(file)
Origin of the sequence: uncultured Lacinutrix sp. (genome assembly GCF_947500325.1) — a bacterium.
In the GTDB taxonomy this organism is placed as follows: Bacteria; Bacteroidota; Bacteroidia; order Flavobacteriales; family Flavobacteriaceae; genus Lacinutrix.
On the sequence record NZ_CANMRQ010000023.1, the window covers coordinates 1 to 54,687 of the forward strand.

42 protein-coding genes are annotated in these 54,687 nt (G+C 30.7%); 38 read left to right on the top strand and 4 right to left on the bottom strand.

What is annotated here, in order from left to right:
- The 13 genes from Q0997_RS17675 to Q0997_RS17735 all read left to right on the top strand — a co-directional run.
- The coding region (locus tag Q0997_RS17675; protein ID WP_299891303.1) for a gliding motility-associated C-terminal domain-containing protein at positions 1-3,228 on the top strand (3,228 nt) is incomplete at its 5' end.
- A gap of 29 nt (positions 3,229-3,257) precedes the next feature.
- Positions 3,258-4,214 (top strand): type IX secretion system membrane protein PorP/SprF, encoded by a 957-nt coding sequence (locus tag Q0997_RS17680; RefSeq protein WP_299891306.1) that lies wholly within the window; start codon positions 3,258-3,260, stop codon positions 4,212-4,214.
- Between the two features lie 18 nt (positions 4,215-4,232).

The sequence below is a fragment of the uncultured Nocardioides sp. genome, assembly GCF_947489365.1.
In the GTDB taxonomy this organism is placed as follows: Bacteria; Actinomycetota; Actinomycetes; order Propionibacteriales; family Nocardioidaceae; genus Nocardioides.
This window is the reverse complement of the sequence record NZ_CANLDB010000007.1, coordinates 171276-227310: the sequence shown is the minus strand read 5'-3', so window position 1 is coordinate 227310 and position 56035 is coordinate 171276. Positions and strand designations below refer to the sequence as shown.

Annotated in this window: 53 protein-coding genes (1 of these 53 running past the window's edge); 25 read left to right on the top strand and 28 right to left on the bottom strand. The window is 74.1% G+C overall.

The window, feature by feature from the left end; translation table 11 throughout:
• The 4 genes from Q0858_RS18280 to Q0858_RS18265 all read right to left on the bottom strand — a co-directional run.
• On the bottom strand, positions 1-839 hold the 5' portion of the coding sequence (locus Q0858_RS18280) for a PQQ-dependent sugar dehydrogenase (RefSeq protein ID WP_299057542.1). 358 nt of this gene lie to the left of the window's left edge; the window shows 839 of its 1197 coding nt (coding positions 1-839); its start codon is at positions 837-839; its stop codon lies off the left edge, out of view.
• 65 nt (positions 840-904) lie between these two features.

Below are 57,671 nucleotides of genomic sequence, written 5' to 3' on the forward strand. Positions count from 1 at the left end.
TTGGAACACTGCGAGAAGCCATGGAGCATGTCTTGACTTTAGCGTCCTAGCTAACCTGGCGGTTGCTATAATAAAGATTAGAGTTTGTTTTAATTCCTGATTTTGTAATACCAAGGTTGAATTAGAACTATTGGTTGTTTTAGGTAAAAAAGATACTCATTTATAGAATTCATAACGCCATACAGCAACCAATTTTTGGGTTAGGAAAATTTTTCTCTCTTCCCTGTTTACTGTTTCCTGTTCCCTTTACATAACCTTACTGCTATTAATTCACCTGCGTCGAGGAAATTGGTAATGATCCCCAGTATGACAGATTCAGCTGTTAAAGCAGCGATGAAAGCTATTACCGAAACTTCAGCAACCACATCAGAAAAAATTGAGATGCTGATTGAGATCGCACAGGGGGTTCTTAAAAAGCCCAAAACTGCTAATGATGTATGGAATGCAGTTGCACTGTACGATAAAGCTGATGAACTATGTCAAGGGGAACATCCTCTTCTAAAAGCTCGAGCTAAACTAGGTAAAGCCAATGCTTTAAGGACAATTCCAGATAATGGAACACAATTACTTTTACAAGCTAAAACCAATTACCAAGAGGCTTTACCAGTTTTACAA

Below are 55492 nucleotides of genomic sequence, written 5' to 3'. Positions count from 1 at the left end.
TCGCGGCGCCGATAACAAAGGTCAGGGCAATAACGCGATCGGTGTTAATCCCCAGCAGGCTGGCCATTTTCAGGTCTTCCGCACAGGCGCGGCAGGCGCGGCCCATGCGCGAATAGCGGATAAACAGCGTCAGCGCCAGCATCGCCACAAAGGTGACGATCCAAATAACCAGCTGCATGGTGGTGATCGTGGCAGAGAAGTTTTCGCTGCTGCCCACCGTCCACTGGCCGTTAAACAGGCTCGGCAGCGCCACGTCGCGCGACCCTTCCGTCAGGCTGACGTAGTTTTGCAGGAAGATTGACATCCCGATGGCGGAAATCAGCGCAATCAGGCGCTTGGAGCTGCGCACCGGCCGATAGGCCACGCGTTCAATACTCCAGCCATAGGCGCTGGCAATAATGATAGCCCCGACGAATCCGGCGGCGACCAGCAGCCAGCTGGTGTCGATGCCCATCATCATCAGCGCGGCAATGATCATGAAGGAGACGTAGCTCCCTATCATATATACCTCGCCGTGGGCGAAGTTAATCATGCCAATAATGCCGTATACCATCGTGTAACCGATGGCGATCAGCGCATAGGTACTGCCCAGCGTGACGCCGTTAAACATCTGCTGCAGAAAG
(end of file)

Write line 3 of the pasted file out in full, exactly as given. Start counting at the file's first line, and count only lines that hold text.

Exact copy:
On the sequence record NZ_CANMRQ010000023.1, the window covers coordinates 1 to 54,687 of the forward strand.